by Kit Young, Cofounder/Director, Gitameit Music Institute
During an interview with Creative Generation in March of this year, Sebastian Ruth reminded us that “the core work needs to be within each of us…we always need to be investigating our own assumptions, biases, and motivations to be sure that our work is truly in service of people and their needs.”
This raises the question: Can bias “hear” itself? What happens when we examine “whose” music we serve, while we serve? I would like to share with you the challenges of examining bias in a rather unusual setting: the Gitameit Music Institute, a music school I founded with Burmese colleagues U Tin Yee and U Moe Naing in 2003, during the darkest days of military dictatorship in Myanmar. We designed the school’s logo and name to signify inclusion: Gita means music; Meit means friendship.
A bit of background: In the 1990s, as a pianist/composer based in Thailand, I was making frequent short trips to Myanmar to study and perform sandaya, the Burmese adaptation of traditional instrumental music to the piano. Younger musicians would often approach me at concerts to ask for help learning “international” music skills, instruments, and repertoire, because Myanmar had no access to these resources. I understood their hunger for what they called “important music”—western pop, classical music, and jazz music—as a need to connect with the world. But as I immersed myself in the Burmese language and profoundly beautiful and complex musical culture, I wondered why they didn’t want to learn to play and understand Burmese traditional music.
I learned that, in part, this avoidance evolved from valuing cosmopolitan aspirations of the global middle class over cultivating local cultures. For many, Burmese music was not perceived as “education”—in contrast to western music, which, with staff notation, represented “systematic learning.” Also involved was a smothered rage at a military government who appropriated Burmese arts as a national identity, ubiquitous on radio and television and unrepresentative of many minority peoples and their cultures in Myanmar. Leaning into western music provided both musical neutrality and escape from politically and socially suffocating realities.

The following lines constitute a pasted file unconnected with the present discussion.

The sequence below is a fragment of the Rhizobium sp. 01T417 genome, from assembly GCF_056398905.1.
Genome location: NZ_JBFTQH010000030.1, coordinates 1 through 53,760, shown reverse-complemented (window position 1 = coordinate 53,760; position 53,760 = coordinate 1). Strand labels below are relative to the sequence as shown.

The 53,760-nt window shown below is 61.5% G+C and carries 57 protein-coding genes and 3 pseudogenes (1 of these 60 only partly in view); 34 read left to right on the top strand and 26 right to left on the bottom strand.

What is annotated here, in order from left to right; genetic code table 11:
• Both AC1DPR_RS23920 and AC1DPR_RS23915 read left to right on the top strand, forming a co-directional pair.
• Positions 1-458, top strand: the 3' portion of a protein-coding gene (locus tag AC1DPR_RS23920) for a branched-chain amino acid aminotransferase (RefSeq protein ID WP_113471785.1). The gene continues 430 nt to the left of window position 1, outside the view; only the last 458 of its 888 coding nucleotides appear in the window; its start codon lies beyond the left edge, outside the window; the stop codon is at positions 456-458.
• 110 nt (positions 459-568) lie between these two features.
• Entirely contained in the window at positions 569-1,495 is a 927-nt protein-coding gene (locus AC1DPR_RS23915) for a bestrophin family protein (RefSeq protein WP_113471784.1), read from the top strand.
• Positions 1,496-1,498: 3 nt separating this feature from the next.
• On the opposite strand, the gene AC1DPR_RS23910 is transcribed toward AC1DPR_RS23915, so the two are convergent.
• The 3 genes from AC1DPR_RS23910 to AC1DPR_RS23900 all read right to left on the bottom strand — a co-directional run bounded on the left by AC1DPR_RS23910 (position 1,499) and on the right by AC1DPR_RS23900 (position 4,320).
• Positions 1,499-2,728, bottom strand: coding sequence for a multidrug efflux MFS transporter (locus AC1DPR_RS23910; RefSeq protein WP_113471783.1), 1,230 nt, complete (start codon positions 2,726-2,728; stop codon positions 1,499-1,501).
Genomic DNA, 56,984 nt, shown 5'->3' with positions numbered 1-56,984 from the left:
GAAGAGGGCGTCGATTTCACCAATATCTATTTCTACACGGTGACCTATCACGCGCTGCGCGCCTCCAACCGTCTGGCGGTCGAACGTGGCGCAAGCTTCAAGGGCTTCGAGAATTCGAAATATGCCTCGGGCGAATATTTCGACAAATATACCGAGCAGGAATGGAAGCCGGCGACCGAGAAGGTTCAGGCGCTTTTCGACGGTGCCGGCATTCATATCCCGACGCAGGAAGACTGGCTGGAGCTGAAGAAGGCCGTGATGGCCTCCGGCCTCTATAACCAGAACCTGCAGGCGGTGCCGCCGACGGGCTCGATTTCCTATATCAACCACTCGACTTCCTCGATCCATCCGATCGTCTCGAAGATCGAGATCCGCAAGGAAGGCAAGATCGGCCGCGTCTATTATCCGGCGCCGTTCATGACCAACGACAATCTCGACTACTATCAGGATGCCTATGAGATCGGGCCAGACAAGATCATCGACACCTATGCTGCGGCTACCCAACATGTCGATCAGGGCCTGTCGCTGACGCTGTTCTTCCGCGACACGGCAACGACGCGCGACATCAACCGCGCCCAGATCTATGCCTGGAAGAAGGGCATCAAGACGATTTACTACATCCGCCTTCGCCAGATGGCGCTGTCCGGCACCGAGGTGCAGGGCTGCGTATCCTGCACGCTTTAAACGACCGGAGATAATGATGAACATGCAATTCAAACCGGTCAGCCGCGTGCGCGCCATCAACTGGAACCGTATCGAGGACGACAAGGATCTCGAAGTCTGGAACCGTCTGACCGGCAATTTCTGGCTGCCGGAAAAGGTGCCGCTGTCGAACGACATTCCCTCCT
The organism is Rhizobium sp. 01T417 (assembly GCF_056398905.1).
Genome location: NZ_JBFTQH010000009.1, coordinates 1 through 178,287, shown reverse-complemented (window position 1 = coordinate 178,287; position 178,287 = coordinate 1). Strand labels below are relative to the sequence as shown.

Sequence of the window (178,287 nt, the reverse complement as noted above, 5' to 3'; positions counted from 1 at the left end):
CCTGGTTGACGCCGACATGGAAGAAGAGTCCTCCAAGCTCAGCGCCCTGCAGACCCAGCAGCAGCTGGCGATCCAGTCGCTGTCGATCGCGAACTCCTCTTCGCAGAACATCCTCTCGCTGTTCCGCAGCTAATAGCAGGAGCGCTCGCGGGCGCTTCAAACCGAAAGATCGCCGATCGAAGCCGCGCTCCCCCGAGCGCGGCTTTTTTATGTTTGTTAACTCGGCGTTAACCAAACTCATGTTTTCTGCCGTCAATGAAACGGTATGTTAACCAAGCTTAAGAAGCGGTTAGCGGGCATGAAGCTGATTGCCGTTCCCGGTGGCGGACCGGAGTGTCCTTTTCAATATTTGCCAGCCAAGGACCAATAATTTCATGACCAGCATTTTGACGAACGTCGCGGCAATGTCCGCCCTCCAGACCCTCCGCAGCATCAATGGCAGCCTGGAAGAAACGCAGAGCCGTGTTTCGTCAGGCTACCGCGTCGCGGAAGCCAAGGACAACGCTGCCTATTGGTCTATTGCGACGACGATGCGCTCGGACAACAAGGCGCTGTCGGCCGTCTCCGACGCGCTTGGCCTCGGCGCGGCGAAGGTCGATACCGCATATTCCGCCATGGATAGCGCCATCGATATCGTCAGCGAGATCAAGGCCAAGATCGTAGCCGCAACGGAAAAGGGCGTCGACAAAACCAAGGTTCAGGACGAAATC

When I moved to Myanmar in 2003, my Gitameit cofounders and I decided to take our disparate energies in music-making and stream them together—to try to integrate what were, until then, mutually oblivious musical worlds.
Our curriculum included Burmese traditional violin (tayaw), Burmese slide guitar, Burmese harp, sandaya, western violin, western choral sight-singing, western classical piano studies, music listening, analysis, and conducting. I knew that our first cohort of students wanted foundational studies in western music. But I also wanted to encourage an environment where different musics could happen simultaneously.
Within just a few years, we began to find that that creative endeavor—new compositions, collaborations, and programming ideas—was forming a path to acceptance of both new and old, local and foreign music, and creating habits of hearing inclusively. Musical bias was diminishing, and other tunings, timings, and singing styles—even those usually labelled archaic or boring—began to find new audiences as we presented them in new ways.
In addition to asking Burmese music faculty to perform at weekly recitals, we started theatrical collaborations that included Burmese comedy (A Nyeint), new theater, and spoken word with improvisation. We invited Burmese hsaing waing musicians and zat pwe dancers in our circle to participate. My teacher, the genius sandaya player and composer Gita Lulin U Ko Ko, arranged a cappella SATB versions of his songs in Burmese for our choir, Gitameit Voices, inspiring younger musicians to compose new pieces in different Myanmar languages for the choir.
As Gitameit students observed more and more international performing artists become transfixed by Burmese art forms, they realized that in our 21st century, there is no quid pro quo in music-making. Students studying western pop songs found that they wouldn’t have to “give up” western singing in order to learn some Burmese classical songs.
Listening deeply to a remote musical art form takes courage. It is difficult to explore and dissolve barriers of non-understanding. Before we as players or singers can immerse ourselves in an unfamiliar art form, we first must acknowledge our ingrained listening habits and expectations from our own music culture, regarding all the elements of music: time, tone, breath, movement, direction, and expression. Learning to hear beyond our own listening bias cultivates humility and develops curiosity—prerequisites for our connected lives in the next quarter of the 21st century. Although this core work may be daunting, not to attempt it is to perpetuate our isolation from and dismissal of unique musical contributions to the intangible heritages of humanity. Happily, attempting to embrace the unfamiliar opens new paths of imagination: for our ears, our hearts, and our understanding.